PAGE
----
Almost eight years after Barack Obama's election as the nation's first black president –an event that engendered a sense of optimism among many Americans about the future of race relations – a series of flashpoints around the U.S. has exposed deep racial divides and reignited a national conversation about race. A new Pew Research Center survey finds profound differences between black and white adults in their views on racial discrimination, barriers to black progress and the prospects for change. Blacks, far more than whites, say black people are treated unfairly across different realms of life, from dealing with the police to applying for a loan or mortgage. And, for many blacks, racial equality remains an elusive goal.
- An overwhelming majority of blacks (88%) say the country needs to continue making changes for blacks to have equal rights with whites, but 43% are skeptical that such changes will ever occur. Tweet
- Blacks are also about twice as likely as whites to say too little attention is paid to race and racial issues in the U.S. these days (58% vs. 27%). About four-in-ten whites (41%) – compared with 22% of blacks – say there is too much focus on race and racial issues. Tweet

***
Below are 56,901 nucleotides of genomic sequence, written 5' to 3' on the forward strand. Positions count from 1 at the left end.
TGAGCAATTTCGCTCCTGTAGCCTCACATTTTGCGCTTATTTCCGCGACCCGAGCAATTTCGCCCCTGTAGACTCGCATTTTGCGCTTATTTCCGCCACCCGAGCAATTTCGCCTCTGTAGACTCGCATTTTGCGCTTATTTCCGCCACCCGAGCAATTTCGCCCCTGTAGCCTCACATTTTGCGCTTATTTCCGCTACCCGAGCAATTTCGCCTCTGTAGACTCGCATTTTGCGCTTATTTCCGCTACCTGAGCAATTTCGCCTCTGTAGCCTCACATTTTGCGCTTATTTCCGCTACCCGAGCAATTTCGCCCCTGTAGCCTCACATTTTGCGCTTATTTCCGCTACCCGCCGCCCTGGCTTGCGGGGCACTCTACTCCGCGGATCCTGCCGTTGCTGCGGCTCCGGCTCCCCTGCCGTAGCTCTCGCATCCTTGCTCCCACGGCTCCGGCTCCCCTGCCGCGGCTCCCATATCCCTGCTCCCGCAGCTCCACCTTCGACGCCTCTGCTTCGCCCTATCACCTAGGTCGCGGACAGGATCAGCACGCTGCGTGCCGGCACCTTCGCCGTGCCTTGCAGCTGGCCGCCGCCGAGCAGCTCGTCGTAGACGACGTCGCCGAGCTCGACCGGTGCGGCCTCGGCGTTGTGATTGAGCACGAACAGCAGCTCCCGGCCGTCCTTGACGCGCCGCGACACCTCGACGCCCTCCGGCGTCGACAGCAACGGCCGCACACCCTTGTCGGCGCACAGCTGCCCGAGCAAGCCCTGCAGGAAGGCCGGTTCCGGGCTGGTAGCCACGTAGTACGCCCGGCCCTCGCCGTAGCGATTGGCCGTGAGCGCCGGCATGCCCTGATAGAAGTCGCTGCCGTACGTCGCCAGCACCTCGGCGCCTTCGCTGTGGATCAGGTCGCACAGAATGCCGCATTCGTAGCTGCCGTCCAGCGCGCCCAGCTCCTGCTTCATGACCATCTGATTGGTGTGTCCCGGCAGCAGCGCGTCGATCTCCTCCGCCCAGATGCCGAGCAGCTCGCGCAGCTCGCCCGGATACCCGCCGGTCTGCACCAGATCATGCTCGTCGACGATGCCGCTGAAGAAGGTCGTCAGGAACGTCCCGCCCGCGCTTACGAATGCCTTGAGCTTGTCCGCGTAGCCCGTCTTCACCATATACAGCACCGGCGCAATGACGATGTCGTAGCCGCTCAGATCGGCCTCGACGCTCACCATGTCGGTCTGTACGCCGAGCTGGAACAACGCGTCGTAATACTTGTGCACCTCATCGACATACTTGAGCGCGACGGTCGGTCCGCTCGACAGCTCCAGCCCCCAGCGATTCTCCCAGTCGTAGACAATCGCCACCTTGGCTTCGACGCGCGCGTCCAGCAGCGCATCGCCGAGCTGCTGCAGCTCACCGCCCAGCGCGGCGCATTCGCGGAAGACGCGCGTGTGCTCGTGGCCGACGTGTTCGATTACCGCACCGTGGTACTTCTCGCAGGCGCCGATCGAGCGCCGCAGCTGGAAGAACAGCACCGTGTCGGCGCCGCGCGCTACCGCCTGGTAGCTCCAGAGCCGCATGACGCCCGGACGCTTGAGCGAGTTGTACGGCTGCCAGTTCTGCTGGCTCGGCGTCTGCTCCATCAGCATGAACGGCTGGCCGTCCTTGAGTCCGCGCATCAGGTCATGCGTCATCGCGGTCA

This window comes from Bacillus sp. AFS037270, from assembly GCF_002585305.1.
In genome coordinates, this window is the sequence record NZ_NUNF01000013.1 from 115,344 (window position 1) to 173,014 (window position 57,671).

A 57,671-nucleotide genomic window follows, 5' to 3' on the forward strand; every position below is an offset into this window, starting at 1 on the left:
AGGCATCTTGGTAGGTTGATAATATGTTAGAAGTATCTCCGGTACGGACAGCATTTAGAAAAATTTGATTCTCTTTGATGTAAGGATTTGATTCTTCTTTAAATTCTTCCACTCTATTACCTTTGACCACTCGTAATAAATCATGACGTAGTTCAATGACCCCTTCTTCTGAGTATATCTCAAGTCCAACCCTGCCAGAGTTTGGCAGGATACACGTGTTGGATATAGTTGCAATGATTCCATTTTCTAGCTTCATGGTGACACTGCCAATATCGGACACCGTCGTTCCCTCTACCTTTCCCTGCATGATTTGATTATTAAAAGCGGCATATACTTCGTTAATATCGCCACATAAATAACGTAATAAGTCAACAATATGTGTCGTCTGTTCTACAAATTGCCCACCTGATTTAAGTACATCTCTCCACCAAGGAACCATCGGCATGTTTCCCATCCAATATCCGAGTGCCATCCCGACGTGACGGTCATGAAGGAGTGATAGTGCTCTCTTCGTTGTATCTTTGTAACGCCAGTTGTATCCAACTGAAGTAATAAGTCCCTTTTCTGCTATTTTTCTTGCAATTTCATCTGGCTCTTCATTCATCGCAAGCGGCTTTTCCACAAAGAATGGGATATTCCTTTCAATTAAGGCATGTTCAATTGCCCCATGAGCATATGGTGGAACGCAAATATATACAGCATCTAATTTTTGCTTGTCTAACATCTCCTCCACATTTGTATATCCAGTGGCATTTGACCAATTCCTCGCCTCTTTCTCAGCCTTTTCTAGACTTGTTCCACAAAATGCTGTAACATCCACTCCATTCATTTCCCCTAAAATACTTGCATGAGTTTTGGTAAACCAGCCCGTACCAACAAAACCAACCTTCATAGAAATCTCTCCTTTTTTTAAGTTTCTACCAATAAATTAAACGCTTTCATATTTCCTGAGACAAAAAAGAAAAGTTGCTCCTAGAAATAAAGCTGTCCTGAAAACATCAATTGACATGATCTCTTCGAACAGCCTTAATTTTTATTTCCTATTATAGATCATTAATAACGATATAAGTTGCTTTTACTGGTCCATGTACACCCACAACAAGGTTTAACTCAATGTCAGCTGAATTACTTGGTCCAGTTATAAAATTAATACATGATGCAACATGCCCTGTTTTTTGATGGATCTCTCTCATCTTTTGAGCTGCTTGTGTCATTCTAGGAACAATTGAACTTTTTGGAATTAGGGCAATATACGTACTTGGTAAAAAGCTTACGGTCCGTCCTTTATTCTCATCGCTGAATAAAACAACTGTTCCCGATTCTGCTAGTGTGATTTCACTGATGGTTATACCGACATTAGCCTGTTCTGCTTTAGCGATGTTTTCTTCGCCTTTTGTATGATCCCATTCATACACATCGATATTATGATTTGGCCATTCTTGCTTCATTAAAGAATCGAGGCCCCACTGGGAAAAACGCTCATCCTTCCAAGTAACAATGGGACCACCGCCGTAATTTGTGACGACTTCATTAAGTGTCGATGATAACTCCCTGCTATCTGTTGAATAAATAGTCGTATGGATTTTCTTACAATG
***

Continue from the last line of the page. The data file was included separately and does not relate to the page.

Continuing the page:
- Some 51% of blacks say Obama has made progress toward improving race relations, and an additional 34% say he has tried but failed to make progress. Relatively few blacks (5%) say Obama has made race relations worse, while 9% say he hasn’t addressed the issue at all. Tweet
- Among whites, 28% say Obama has made progress toward improving race relations and 24% say he has tried but failed to make progress. But a substantial share of whites (32%) say Obama has made race relations worse. Tweet
- Blacks are twice as likely as whites to point to racial discrimination as a major reason why some blacks have a harder time getting ahead (70 percent and 36 percent respectively). Tweet
- Sixty-five percent of blacks support the Black Lives Matter movement, with 41 percent saying they strongly support it. 40 percent of whites support the movement, while only 14 percent say they strongly support it. Tweet